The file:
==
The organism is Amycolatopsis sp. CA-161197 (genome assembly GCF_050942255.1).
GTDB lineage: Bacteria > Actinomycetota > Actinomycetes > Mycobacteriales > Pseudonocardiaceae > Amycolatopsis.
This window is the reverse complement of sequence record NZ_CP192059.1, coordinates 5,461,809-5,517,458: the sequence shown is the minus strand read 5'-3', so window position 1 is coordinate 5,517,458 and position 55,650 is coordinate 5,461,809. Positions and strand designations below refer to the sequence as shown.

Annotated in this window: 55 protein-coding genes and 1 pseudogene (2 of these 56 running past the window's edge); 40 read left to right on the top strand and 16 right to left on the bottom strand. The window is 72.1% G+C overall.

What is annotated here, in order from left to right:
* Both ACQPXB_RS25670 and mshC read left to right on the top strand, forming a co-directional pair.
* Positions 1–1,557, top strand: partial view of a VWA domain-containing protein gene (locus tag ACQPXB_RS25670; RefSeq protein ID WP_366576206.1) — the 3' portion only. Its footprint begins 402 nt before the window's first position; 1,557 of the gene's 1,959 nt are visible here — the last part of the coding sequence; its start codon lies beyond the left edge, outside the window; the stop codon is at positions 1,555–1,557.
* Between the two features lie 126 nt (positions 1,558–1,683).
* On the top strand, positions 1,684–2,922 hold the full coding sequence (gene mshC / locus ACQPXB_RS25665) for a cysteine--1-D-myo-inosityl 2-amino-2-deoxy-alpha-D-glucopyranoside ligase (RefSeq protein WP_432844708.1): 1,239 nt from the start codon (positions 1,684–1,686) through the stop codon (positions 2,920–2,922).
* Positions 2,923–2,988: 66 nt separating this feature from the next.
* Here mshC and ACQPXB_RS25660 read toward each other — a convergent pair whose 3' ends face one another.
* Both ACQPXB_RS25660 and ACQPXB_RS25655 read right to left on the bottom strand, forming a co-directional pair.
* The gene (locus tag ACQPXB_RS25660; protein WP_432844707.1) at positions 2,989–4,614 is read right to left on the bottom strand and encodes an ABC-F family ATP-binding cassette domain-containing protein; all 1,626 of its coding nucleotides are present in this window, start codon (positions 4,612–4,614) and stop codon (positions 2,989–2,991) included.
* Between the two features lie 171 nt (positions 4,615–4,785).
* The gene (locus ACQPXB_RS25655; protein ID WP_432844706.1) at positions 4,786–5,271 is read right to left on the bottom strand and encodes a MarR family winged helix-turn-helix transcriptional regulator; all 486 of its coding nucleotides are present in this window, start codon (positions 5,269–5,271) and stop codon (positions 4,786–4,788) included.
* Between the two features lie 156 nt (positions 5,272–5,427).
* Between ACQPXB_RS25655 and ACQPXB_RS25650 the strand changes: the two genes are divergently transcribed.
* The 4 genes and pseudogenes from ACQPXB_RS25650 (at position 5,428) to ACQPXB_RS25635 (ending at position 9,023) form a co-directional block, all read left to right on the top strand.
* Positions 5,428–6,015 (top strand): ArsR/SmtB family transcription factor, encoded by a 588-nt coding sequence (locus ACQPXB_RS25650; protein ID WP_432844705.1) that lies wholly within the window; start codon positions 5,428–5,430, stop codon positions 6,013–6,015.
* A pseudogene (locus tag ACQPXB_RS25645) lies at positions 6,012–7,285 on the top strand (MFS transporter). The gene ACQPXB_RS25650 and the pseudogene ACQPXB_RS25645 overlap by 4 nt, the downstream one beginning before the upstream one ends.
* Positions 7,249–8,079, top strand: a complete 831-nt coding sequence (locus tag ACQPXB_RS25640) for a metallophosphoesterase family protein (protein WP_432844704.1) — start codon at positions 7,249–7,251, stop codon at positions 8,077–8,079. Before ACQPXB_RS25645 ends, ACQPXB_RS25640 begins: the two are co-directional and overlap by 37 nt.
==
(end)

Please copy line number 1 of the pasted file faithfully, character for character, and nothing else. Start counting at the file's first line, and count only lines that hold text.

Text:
The organism is Amycolatopsis sp. CA-161197 (genome assembly GCF_050942255.1).